When compartment 21 of the heater tank is filled with sewage sludge and burner 26 is operating, the hot products of combustion emerge from the burner ports directly into the sludge at a temperature of about 2400 F. and, a a speed of about 30 feet per second. This high velocity causes the heated sludge in compartment 21 to be strongly agitated and distributes the heat throughout the sludge. The strong agitation also prevents the sludge from settling in the heater tank or from becoming encrusted on the burner parts. The exhaust gases from the burner escape from the heater tank through an outlet 30 provided therefor in the cover 25.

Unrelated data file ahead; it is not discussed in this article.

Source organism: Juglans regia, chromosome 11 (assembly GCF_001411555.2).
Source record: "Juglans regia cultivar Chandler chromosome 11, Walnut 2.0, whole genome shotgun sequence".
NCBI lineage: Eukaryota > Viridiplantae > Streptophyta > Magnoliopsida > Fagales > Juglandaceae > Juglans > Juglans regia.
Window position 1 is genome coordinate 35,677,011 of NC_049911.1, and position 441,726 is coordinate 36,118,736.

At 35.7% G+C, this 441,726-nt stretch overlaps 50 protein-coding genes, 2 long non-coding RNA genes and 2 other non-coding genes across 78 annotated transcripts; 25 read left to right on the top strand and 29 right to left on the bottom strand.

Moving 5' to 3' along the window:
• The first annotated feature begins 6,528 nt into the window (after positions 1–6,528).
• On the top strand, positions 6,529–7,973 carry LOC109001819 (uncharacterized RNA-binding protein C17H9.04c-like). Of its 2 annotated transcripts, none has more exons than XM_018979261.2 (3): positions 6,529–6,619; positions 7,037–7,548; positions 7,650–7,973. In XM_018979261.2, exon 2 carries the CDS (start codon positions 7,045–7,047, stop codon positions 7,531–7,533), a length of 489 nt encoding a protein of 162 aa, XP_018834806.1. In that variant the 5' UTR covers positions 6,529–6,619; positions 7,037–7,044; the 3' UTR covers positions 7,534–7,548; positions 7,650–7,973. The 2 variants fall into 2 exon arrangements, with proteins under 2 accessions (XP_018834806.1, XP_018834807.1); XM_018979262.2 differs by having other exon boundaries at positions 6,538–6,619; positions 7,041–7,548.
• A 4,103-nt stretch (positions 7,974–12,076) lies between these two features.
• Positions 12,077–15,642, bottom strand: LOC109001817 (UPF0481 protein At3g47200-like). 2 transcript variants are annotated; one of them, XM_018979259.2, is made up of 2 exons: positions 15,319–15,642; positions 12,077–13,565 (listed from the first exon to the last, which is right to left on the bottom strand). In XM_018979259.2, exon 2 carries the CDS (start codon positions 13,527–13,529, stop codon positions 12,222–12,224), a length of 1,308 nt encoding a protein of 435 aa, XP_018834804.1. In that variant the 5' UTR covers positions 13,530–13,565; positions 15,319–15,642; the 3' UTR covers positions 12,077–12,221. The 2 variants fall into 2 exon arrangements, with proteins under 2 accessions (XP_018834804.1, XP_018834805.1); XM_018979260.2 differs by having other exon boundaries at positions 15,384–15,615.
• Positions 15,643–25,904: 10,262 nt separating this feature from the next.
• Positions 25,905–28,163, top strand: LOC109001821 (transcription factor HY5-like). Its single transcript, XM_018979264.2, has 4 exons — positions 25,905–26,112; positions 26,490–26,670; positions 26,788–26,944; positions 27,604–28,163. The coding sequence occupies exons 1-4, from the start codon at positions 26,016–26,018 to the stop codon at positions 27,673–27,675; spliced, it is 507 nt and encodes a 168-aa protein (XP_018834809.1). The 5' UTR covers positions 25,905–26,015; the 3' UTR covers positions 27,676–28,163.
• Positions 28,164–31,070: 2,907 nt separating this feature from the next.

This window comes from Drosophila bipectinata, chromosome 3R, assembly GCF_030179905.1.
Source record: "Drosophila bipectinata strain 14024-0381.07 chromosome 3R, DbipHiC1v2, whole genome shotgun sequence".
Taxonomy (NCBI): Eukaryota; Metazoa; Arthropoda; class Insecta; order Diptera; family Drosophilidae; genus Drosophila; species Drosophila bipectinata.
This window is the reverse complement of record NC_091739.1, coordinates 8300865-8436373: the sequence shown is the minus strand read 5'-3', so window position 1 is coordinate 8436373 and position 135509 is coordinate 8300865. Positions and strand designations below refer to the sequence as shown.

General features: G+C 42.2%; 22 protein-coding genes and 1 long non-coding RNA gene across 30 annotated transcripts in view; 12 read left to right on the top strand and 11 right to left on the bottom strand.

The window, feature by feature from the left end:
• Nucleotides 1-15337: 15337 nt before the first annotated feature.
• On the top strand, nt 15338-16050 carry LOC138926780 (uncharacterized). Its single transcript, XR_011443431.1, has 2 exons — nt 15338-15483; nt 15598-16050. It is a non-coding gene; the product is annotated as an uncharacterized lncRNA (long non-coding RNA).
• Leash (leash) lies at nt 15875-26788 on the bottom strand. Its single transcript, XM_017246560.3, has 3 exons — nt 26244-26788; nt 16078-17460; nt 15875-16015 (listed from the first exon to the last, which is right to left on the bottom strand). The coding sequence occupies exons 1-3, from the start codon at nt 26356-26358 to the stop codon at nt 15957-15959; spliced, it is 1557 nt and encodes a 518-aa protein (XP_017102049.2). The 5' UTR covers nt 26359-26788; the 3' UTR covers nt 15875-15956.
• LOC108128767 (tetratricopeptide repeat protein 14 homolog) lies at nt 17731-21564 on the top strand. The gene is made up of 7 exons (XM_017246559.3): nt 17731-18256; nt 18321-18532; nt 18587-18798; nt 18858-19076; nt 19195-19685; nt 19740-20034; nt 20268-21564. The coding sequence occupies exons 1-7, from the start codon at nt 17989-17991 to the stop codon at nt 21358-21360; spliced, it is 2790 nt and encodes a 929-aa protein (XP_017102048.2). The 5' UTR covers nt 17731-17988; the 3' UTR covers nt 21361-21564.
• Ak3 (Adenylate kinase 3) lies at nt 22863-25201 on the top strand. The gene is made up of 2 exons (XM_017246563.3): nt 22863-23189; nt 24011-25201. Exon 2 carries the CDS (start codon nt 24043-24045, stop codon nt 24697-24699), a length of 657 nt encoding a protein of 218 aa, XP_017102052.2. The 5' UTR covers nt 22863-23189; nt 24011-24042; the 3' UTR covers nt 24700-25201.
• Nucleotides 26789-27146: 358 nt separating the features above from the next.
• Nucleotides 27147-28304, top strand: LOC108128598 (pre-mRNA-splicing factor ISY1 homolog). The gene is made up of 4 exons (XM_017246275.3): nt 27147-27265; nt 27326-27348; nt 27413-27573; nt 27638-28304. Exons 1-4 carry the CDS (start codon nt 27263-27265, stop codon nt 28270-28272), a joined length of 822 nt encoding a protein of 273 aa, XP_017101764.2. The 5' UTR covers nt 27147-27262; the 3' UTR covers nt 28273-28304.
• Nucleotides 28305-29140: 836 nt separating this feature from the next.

The inlet 19 is positioned below the top level of weir 23, and on the opposite side of the tank 20, so that the sludge entering through inlet 19 must move into intimate contact with the sludge being heated and circulated throughout compartment 21 before it can spill over the top of weir 23. The sludge which spills over the top of weir 23 into the compartment 22 discharges through outlet 31 and then flows through the line 32 and into the digester tank 2 through inlet 33. As shown, d-is- .3 charge outlet 31 from; tank 20 is pfe fer ably at a higher level than inlet 33 to digester tank 2, so that the heated sludge may flow through-line 32 and;.into the digester .tankby'gravityl v In the embodimentoftheinventi on illustrated-in Figure 2 the structure of the digester. tank 2 and' the heater tank is substantially thesameas inpthe embodiment of Figure 1. The essentialdifierence between the two embodiments is the level at which theheater tank is positioned relative to the digester tank, Accordingly, the detailed description 'ofthe-i denti cal parts of the structure will not be repeated. f V H 7 The heater tank 34 is positioned-below the: level of a sludge outlet 35in digest er tank 2; Sludge flows from the digester tank thr-ou gh outlet 35 and through a line v36 by gravity through an inletl 3 7 into the heater tank. The line 36 is. provided with a valve 3 operated by a float 39 positioned in compartment 22 and controlled by the level of the sludge 24, valve 38 remains open as long as the level of the sludge in compartment 22 is substantially'lowerthan the level in compartment 21. Under these conditions the sludge in eompartment 21 becomes thoroughly mixed with the heated sludge before it spills over weir 23. When the inflow ofsludge to the heater tank becomes so great that v the sludge flows directly from inlet 37. through the heater tank and over weir 23 the level in compartment 22 raises rapidly and lifts the. float 391, This causes valve 38 to close and thereby shuts oflf the flow of sludge into the heater tank until the level of sludge; in compartment 22 moves downwardly a sulficient distance to insure the retention of sewage sludge flowing :into the-heater tank in compartment 21 until it is thoroughly mixed with the heated sludge in said compartment. I I, U